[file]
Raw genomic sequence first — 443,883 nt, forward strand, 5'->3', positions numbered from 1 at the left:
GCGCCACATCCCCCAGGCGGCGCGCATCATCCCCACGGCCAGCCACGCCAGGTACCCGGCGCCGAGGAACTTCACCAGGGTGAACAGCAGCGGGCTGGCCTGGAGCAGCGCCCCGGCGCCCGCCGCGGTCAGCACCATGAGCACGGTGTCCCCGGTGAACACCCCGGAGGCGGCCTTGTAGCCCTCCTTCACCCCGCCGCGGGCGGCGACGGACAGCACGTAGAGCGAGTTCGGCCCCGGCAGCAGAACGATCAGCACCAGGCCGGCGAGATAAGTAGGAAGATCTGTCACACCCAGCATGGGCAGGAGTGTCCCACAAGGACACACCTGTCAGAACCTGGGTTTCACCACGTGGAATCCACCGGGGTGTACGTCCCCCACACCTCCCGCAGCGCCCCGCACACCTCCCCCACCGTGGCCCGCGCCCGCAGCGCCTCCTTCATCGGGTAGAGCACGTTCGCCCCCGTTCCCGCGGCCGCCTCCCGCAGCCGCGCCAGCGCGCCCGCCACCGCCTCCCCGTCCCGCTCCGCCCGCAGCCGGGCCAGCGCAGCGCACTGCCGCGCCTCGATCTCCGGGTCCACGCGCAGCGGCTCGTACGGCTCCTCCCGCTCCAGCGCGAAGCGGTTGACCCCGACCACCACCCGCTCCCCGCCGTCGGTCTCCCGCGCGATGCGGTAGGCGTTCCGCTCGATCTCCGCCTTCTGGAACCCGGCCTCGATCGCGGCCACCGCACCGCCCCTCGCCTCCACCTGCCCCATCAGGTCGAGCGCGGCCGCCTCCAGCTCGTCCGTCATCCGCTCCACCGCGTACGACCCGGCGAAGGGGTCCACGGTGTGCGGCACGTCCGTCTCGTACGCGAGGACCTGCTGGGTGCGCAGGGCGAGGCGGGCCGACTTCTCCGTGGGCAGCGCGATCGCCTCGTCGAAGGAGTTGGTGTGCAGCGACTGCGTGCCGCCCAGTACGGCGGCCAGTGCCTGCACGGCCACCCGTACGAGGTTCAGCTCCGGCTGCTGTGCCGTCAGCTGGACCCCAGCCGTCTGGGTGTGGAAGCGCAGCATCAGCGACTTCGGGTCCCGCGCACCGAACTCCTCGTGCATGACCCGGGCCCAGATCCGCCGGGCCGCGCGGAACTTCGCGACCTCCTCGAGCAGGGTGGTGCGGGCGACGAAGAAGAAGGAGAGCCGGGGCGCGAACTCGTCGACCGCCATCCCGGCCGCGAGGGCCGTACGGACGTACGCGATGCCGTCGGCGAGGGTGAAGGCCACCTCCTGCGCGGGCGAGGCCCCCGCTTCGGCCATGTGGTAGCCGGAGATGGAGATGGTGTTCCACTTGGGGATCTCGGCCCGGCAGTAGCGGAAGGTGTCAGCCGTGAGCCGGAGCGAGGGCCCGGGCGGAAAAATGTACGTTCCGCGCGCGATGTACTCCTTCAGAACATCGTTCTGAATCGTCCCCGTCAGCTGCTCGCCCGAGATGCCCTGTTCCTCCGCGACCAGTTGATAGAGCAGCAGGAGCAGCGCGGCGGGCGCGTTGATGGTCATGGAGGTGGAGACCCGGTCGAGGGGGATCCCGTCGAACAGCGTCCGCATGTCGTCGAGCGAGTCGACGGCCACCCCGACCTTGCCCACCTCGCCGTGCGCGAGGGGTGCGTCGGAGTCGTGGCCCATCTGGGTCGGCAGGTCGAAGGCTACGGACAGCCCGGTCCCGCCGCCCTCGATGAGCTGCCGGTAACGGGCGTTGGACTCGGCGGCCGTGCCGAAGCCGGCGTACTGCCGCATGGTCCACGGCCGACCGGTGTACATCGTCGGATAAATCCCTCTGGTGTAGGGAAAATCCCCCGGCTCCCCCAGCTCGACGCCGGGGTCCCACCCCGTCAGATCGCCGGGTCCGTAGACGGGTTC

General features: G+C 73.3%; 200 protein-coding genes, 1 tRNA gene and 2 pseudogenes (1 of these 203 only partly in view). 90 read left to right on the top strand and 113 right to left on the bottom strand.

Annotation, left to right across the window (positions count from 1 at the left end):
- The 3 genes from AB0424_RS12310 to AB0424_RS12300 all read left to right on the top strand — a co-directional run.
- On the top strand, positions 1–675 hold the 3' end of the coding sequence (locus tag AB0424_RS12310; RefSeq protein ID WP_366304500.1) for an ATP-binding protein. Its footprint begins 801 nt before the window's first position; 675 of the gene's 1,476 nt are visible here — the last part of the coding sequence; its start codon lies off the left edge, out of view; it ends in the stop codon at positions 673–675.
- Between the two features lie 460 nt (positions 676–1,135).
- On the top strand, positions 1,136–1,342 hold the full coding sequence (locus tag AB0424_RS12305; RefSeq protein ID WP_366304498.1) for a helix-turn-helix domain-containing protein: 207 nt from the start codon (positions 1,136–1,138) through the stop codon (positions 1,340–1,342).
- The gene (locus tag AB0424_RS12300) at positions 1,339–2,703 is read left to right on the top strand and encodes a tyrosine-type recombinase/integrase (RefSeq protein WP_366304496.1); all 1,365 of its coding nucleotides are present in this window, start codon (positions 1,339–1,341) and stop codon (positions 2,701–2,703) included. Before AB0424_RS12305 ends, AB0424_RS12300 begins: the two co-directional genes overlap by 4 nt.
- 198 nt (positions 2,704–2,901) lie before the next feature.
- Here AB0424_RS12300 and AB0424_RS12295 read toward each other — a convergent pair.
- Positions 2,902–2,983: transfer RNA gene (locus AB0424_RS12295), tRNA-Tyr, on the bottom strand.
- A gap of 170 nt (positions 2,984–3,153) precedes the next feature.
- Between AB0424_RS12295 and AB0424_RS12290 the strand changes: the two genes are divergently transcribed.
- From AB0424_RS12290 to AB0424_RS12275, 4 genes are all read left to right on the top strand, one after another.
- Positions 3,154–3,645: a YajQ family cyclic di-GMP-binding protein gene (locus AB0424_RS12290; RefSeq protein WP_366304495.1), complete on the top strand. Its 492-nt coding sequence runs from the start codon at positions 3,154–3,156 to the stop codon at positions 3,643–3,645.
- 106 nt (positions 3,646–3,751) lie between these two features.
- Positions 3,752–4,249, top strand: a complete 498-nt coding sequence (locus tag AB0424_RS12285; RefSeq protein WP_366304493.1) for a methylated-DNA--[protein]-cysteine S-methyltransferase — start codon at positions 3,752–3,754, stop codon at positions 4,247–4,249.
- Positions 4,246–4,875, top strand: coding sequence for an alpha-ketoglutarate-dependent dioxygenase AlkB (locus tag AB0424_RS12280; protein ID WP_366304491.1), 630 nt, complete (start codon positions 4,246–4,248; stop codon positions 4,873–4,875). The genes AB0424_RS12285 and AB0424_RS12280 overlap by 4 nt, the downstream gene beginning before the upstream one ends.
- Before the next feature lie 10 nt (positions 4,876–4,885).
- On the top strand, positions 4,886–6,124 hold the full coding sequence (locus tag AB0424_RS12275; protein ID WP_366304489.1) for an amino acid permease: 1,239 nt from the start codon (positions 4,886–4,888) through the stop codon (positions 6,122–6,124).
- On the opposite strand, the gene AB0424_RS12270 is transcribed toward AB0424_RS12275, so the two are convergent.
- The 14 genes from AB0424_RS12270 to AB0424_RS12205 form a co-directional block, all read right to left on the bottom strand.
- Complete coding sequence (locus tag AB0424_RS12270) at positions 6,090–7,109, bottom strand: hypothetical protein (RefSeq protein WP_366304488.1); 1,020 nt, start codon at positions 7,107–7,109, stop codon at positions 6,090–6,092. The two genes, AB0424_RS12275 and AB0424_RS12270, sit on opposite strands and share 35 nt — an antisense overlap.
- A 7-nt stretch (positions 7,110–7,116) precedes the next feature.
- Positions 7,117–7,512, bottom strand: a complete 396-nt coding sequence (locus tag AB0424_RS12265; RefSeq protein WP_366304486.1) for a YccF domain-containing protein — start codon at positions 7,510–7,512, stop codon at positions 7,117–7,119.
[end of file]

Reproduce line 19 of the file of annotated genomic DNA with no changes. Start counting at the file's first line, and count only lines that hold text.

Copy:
- Positions 4,246–4,875, top strand: coding sequence for an alpha-ketoglutarate-dependent dioxygenase AlkB (locus tag AB0424_RS12280; protein ID WP_366304491.1), 630 nt, complete (start codon positions 4,246–4,248; stop codon positions 4,873–4,875). The genes AB0424_RS12285 and AB0424_RS12280 overlap by 4 nt, the downstream gene beginning before the upstream one ends.